Nowell makes this argument. I find it both compelling and a bit confusing because the couple at the center of Black Christmas are not getting on. Jess is pregnant and wants an abortion—prompting Nowell to call the film “politically-engaged”—and Peter is at glad at the first detail and enraged by the second. Contrary to popular culture’s version of young men, it is Peter who wants to drop everything and get married while Jess insists she will not change her mind about the abortion. She is at once right in line with Clover’s notion of the Final Girl and somewhat antithetical to it.

Jess is a Cloverian Final Girl because she is watchful, intelligent and resourceful. She is not because she is sexually active and particularly feminine... Aye, there’s the rub. I would point out that Clover specifies that the Final Girl is “not fully feminine—not, in any case, feminine in the ways of her friends” (p. 40). We don’t see a lot of Jess’ friends. We see the virginal Clare, the alcoholic Barb and Phyl, who really has a Final Girl-style name (and reminds me, at least, of The Way We Were‘s Barbra Streisand). Really, what Jess is not is feminine in the way American—and, even though this movie is Canadian, it plays on American ideas, notably in the timing of the inclusion of abortion not long after Rowe v Wade—women were supposed to be. As I’ve argued that the slasher subgenre was born partly in response to the feminist movement, Jess serves here as the feminist at Pi Gamma Sigma... along with Barb but Barb’s “feminism” exhibits itself in rather... socially unacceptable ways: drinking in public, even at the police station; giving alcohol to children; making sexual jokes while filing a police report; and telling inappropriately sexual anecdotes to her friend’s father.

(Barb also as the unnecessary (and improperly introduced) asthma and the glass unicorn which really should have been introduced earlier as well, Chekhov’s unicorn if you will.)

Jess is, perhaps, socially un-feminine. A little too headstrong. Plus, she does reject, as Nowell mentions, the roles of wife and mother; she is career-oriented (though, interestingly, we never learn what that career might be, only that she has dreams and wishes to fulfill them...


I just got sidetracked looking through my urban legend/folklore books. Looks like I’ve got a topic for... well, not tomorrow.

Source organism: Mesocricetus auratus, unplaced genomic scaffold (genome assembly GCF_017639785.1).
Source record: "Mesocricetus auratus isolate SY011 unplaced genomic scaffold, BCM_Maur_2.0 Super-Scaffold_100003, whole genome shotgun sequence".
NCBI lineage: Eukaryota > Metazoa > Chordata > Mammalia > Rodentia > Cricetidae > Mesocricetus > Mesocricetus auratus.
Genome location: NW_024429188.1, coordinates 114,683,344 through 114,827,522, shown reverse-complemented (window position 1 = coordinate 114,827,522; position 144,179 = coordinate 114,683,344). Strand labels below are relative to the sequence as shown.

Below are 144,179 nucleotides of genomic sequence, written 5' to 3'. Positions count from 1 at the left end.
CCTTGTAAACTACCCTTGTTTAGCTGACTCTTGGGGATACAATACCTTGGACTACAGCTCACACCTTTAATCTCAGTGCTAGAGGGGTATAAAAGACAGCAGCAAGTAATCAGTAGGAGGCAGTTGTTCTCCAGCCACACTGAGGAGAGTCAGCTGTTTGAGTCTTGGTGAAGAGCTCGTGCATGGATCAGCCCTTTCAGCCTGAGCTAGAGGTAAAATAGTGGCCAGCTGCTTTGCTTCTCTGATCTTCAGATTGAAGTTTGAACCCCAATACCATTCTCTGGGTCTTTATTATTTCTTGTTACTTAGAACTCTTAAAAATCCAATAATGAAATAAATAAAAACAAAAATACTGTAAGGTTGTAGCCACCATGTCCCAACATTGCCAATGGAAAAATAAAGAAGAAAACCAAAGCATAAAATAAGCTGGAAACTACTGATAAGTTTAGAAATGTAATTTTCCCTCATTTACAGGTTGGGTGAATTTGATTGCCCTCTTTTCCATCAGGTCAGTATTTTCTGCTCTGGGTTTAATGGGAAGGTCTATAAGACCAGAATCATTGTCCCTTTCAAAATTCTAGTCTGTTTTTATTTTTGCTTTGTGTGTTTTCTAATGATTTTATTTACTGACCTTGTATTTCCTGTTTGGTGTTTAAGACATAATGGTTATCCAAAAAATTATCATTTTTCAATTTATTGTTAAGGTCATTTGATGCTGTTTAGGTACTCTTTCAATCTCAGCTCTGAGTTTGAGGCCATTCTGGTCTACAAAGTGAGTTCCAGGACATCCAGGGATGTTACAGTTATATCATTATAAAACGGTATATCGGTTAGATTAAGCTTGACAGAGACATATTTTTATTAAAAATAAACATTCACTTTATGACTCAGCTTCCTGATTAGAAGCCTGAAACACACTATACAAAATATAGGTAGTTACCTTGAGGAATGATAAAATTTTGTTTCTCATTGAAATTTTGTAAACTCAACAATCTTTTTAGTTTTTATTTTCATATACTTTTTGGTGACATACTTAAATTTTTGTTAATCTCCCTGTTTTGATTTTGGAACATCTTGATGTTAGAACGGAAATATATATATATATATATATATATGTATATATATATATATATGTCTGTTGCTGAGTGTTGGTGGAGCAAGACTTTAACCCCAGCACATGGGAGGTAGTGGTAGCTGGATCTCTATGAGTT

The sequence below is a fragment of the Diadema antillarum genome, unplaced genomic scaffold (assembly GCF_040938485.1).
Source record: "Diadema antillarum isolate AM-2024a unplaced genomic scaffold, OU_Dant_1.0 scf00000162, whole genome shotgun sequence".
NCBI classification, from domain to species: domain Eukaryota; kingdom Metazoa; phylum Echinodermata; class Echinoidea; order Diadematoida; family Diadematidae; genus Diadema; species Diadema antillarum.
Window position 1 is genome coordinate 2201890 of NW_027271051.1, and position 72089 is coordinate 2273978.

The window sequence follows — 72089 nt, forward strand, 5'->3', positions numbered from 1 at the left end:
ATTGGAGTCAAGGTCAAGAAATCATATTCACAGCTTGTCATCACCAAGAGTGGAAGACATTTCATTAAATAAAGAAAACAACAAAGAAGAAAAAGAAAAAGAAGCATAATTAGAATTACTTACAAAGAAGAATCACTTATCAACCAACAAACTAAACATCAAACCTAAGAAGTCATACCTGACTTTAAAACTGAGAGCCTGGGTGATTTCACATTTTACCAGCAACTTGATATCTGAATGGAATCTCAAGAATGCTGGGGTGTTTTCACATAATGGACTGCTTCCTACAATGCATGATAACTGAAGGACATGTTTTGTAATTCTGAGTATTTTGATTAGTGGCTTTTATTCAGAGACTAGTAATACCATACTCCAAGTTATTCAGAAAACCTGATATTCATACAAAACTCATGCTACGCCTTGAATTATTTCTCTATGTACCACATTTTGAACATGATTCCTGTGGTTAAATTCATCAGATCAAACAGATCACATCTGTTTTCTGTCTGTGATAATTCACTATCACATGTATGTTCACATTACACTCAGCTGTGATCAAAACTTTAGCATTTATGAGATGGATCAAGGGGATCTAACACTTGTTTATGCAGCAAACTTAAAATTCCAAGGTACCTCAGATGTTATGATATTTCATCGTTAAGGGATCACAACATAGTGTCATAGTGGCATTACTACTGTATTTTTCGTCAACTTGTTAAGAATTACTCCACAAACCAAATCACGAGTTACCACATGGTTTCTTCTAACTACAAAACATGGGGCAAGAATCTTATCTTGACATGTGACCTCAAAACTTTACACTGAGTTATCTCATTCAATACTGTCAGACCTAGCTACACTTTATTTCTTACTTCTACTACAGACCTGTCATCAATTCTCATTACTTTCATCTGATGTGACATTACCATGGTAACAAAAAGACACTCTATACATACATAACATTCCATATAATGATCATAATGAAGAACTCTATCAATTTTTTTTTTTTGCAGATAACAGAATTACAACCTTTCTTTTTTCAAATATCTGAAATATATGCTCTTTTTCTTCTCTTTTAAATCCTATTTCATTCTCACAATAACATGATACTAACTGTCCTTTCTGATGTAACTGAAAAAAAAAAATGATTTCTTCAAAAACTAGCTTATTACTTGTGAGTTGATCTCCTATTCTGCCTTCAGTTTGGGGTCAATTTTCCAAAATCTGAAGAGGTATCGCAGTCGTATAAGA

I didn’t get around to how Black Christmas was capitalizing on Magnum Force and how briefly Nowell links the film to Peeping Tom and Psycho... more on that tomorrow.

And, urban legend for Day 500 (Day 7 of Black Christmas.

And, I am both glad (because, as you should be able to tell, I like horror films) and upset (because this month was supposed to be about Christmas) that Black Christmas has not led to much talk of Christmas. Maybe, in the next two days, in between Peter/Billy as Cloverian killer and the Babysitter and the Man Upstairs urban legend I will figure out (or invent) the reason this movie is a Christmas film.

Works Cited

Clover, C.J. (1992). Men, Women, and Chain Saws: Gender in the Modern Horror Film. Princeton, NJ: Princeton University Press.

Nowell, R. (2010). Blood Money: A History of the First Teen Slasher Film Cycle. New York, NY: Continuum.

* I still contend that Black Christmas would be a more cohesive and fulfilling film if the killer was only referring to an imaginary “Billy” on the phone and when he is in Barb’s room, and that he was actually Peter. A little editing and that film would be doable...


  1. Interesting. The idea tha the slasher film is a response to feminism seems quite plausible to me. This is part of the fascination of horror films, in my view-- they really do act as a wonderful barometer to social anxieties. Claims to find such subtexts in other films often seems fanciful to me but not with horror.